Cinema, BA

This is the first version of the 2024–25 General Catalog. Please check back regularly for changes. The final edition and the historical PDF will be published during the fall semester.

The major in cinema prepares students as engaged participants in the ever-changing media environment by offering them conceptual and practical tools for analyzing and creating films informed by a dialogue between film studies and film production. Students build a comprehensive knowledge of motion pictures through film studies courses focused on topics such as major film movements, directors, and critical debates in the history and theory of cinema, as well as production courses focused on narrative, documentary, and experimental films, using 16mm and digital technologies.

The major in cinema is an individualized, interdisciplinary study of film and the production of creative work in film, video, and interactive multimedia. It is designed to promote cultural and artistic awareness, increase speaking and writing skills, and develop capacities for systematic reasoning and effective production in cinema arts.

All students are expected to gain a perspective on the study and the production of film, video, or digital media while becoming acquainted with the historical, critical, and theoretical issues of the area. In conjunction with an appropriate overall curriculum, the major in cinema can offer effective preparation for continuing study or creative work in the humanities, arts, and cinema; provide a solid foundation for careers in film, video, television, and digital production; and lead to careers in arts administration, advertising, and business.

Learning Outcomes

Cinema graduates will be able to:

  • develop a broad proficiency in cinematic creativity in areas such as editing, cinematography, screenwriting, sound design, and animation as well as the business of filmmaking, while emphasizing their own expressive vision;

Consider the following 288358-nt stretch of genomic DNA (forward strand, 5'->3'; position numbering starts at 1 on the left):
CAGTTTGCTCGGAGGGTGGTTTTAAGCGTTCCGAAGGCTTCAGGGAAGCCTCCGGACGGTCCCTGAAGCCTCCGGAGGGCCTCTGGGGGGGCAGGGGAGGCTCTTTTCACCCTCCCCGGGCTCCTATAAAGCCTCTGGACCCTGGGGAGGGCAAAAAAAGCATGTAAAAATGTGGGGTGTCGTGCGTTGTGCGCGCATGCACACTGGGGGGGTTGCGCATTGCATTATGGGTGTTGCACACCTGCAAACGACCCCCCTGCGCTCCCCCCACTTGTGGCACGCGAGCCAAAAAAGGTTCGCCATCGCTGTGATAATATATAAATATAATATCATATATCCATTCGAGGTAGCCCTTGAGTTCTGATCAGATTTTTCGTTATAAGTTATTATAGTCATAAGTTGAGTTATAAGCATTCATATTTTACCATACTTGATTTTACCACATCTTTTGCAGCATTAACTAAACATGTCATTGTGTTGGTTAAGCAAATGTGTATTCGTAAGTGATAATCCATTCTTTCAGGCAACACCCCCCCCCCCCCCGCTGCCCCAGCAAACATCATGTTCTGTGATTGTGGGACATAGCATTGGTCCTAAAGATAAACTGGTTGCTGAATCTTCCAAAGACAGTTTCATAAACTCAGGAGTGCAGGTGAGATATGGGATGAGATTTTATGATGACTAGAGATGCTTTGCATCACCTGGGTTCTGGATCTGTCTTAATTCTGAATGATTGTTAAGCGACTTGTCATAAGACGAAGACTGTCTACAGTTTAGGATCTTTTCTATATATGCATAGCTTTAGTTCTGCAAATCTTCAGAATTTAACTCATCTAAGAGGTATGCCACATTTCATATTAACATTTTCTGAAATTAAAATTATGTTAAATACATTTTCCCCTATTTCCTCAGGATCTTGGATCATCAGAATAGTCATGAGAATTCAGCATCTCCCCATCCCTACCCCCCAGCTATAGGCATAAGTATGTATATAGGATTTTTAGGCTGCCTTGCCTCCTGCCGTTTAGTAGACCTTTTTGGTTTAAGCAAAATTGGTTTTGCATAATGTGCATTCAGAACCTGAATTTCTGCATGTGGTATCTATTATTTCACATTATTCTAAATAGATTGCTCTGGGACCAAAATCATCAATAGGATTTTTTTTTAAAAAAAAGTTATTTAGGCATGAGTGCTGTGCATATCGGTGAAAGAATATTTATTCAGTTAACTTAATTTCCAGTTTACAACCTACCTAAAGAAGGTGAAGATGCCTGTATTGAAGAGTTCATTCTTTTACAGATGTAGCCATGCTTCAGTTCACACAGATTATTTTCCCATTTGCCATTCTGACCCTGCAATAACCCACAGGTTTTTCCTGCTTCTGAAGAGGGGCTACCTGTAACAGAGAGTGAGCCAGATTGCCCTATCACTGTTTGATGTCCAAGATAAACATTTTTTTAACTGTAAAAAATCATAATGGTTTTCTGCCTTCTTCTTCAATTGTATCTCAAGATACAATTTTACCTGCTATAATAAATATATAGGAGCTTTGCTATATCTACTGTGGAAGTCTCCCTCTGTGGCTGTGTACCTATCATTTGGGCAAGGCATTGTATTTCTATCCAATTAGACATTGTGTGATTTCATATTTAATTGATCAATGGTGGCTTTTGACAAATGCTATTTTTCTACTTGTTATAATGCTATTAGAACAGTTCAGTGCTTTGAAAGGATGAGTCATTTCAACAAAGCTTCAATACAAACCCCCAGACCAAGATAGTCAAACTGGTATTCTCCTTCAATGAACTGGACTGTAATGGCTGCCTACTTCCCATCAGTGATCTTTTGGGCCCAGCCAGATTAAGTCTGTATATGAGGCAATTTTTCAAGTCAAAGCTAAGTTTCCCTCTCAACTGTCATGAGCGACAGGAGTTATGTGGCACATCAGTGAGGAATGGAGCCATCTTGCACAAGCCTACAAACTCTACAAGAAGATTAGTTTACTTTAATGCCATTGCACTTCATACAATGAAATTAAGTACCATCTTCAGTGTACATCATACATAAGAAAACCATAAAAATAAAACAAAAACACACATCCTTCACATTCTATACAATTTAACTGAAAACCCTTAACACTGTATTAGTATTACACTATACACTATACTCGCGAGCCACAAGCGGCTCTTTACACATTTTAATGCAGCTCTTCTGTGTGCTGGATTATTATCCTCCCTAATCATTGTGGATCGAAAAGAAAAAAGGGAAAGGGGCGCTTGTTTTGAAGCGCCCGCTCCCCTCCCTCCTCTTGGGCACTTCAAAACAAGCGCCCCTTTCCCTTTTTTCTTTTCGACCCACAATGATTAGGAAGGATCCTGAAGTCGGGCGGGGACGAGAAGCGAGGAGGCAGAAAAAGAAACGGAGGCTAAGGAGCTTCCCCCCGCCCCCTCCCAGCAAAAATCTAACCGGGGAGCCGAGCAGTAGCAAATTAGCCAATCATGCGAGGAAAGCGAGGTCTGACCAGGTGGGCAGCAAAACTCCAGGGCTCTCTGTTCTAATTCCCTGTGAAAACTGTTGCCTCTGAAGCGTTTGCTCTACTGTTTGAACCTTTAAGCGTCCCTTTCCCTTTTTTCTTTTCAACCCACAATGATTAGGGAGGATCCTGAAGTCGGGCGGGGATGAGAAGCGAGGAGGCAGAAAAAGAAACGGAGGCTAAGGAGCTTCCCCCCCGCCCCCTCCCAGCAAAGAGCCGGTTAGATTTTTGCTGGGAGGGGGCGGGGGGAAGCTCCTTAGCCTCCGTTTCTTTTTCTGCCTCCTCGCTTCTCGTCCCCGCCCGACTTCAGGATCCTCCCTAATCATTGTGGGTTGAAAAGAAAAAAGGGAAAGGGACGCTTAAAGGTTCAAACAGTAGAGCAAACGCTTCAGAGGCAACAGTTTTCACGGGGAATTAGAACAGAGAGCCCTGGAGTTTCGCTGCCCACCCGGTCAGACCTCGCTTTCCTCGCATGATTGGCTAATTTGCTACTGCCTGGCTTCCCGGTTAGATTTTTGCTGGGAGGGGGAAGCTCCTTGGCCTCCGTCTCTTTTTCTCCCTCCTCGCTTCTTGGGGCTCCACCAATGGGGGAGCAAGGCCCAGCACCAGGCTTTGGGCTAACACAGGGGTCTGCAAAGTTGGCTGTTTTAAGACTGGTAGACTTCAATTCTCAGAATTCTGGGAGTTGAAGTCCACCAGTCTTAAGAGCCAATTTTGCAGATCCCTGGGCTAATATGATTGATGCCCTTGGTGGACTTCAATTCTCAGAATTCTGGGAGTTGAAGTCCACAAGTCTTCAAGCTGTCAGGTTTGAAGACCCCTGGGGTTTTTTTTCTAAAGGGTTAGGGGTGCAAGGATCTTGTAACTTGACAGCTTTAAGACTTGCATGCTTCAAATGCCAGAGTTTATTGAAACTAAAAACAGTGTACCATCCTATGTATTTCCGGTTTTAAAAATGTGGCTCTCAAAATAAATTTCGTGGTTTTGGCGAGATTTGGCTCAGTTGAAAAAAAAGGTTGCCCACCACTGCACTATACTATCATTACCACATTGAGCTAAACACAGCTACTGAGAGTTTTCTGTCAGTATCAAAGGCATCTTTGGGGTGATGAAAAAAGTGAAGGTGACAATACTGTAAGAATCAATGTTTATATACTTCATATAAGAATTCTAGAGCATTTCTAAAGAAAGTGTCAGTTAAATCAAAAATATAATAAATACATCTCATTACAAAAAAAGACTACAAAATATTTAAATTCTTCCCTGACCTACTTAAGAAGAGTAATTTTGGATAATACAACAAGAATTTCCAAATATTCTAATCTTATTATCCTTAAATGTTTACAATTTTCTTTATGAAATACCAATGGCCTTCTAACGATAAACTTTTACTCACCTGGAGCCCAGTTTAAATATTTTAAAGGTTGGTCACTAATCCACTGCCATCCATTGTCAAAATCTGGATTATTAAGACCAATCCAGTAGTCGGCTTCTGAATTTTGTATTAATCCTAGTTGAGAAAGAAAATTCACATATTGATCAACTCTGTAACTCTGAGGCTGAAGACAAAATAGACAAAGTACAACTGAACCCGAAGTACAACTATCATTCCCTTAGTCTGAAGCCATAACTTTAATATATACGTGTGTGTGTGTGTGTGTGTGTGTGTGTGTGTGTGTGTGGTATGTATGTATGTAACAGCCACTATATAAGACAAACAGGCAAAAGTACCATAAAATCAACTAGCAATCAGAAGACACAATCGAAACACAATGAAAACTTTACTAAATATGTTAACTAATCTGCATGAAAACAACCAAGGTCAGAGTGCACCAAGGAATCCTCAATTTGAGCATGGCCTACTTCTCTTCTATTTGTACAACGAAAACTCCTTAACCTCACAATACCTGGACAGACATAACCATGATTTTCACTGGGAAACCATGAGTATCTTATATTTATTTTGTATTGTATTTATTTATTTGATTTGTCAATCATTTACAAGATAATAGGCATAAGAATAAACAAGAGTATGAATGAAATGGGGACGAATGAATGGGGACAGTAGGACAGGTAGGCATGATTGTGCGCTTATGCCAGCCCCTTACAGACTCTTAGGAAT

• display an understanding of preproduction, production, and postproduction in the filmmaking process; succinctly describe, pitch, and reflect on their own filmmaking practice; benefit from having assessed and evaluated their own and their peers’ films in workshops that emphasize constructive critique;
  • speak confidently, read critically, and research and write persuasively about the history and theory of cinema as a multifaceted medium with artistic, educational, and cultural implications;
  • recognize and critically evaluate the variety of film styles and practices from historical and contemporary, as well as international, perspectives;
  • demonstrate the mutually beneficial skills developed across film production and film studies courses by making films informed by film studies and by writing essays informed by filmmaking;
  • display critical thinking about the relationship between form and content in moving images;
  • apply this knowledge and these skills to a range of 21st-century careers permeated by media production, whether in the film and culture industries; media, arts, and marketing professions; or higher education and other related areas; and
  • understand and use cinema as a powerful tool for learning about the world and creating positive change as an engaged global citizen.